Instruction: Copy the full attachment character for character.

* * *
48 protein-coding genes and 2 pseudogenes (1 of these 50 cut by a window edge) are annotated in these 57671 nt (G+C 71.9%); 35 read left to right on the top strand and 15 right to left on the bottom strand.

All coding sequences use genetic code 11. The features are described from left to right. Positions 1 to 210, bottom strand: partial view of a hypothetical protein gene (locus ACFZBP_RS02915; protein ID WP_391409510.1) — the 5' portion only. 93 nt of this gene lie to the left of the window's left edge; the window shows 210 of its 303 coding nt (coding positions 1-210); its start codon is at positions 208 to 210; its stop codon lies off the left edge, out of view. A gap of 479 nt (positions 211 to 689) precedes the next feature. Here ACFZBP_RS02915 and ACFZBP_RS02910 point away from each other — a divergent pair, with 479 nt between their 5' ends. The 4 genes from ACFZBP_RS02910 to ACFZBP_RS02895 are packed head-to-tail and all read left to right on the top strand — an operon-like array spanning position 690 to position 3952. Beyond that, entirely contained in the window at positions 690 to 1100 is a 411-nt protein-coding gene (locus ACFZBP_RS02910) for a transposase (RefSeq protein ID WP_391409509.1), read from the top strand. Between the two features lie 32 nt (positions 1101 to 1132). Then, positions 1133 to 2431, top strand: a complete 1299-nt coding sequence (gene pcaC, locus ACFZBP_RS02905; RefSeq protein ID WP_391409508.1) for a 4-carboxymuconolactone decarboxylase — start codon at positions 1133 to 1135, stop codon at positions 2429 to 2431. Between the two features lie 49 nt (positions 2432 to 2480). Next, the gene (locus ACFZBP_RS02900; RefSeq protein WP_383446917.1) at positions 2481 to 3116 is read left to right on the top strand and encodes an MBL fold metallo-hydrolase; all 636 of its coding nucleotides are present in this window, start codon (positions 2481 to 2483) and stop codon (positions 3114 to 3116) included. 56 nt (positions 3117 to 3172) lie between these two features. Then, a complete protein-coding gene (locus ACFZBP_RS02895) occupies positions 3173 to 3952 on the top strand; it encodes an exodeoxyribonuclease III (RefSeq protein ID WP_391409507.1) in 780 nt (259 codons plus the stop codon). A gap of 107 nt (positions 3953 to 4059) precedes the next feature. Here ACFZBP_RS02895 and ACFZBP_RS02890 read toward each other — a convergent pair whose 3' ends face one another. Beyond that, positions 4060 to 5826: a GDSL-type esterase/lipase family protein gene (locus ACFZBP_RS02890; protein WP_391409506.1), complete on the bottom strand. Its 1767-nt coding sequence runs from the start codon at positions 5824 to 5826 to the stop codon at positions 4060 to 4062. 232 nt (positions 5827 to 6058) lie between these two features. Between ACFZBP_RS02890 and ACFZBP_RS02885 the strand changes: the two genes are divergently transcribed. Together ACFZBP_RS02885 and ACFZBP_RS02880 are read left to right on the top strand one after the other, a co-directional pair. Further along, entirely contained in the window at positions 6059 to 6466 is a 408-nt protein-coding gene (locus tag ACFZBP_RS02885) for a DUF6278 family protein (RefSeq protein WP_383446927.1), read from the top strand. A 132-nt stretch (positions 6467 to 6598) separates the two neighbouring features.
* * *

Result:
48 protein-coding genes and 2 pseudogenes (1 of these 50 cut by a window edge) are annotated in these 57671 nt (G+C 71.9%); 35 read left to right on the top strand and 15 right to left on the bottom strand.

All coding sequences use genetic code 11. The features are described from left to right. Positions 1 to 210, bottom strand: partial view of a hypothetical protein gene (locus ACFZBP_RS02915; protein ID WP_391409510.1) — the 5' portion only. 93 nt of this gene lie to the left of the window's left edge; the window shows 210 of its 303 coding nt (coding positions 1-210); its start codon is at positions 208 to 210; its stop codon lies off the left edge, out of view. A gap of 479 nt (positions 211 to 689) precedes the next feature. Here ACFZBP_RS02915 and ACFZBP_RS02910 point away from each other — a divergent pair, with 479 nt between their 5' ends. The 4 genes from ACFZBP_RS02910 to ACFZBP_RS02895 are packed head-to-tail and all read left to right on the top strand — an operon-like array spanning position 690 to position 3952. Beyond that, entirely contained in the window at positions 690 to 1100 is a 411-nt protein-coding gene (locus ACFZBP_RS02910) for a transposase (RefSeq protein ID WP_391409509.1), read from the top strand. Between the two features lie 32 nt (positions 1101 to 1132). Then, positions 1133 to 2431, top strand: a complete 1299-nt coding sequence (gene pcaC, locus ACFZBP_RS02905; RefSeq protein ID WP_391409508.1) for a 4-carboxymuconolactone decarboxylase — start codon at positions 1133 to 1135, stop codon at positions 2429 to 2431. Between the two features lie 49 nt (positions 2432 to 2480). Next, the gene (locus ACFZBP_RS02900; RefSeq protein WP_383446917.1) at positions 2481 to 3116 is read left to right on the top strand and encodes an MBL fold metallo-hydrolase; all 636 of its coding nucleotides are present in this window, start codon (positions 2481 to 2483) and stop codon (positions 3114 to 3116) included. 56 nt (positions 3117 to 3172) lie between these two features. Then, a complete protein-coding gene (locus ACFZBP_RS02895) occupies positions 3173 to 3952 on the top strand; it encodes an exodeoxyribonuclease III (RefSeq protein ID WP_391409507.1) in 780 nt (259 codons plus the stop codon). A gap of 107 nt (positions 3953 to 4059) precedes the next feature. Here ACFZBP_RS02895 and ACFZBP_RS02890 read toward each other — a convergent pair whose 3' ends face one another. Beyond that, positions 4060 to 5826: a GDSL-type esterase/lipase family protein gene (locus ACFZBP_RS02890; protein WP_391409506.1), complete on the bottom strand. Its 1767-nt coding sequence runs from the start codon at positions 5824 to 5826 to the stop codon at positions 4060 to 4062. 232 nt (positions 5827 to 6058) lie between these two features. Between ACFZBP_RS02890 and ACFZBP_RS02885 the strand changes: the two genes are divergently transcribed. Together ACFZBP_RS02885 and ACFZBP_RS02880 are read left to right on the top strand one after the other, a co-directional pair. Further along, entirely contained in the window at positions 6059 to 6466 is a 408-nt protein-coding gene (locus tag ACFZBP_RS02885) for a DUF6278 family protein (RefSeq protein WP_383446927.1), read from the top strand. A 132-nt stretch (positions 6467 to 6598) separates the two neighbouring features.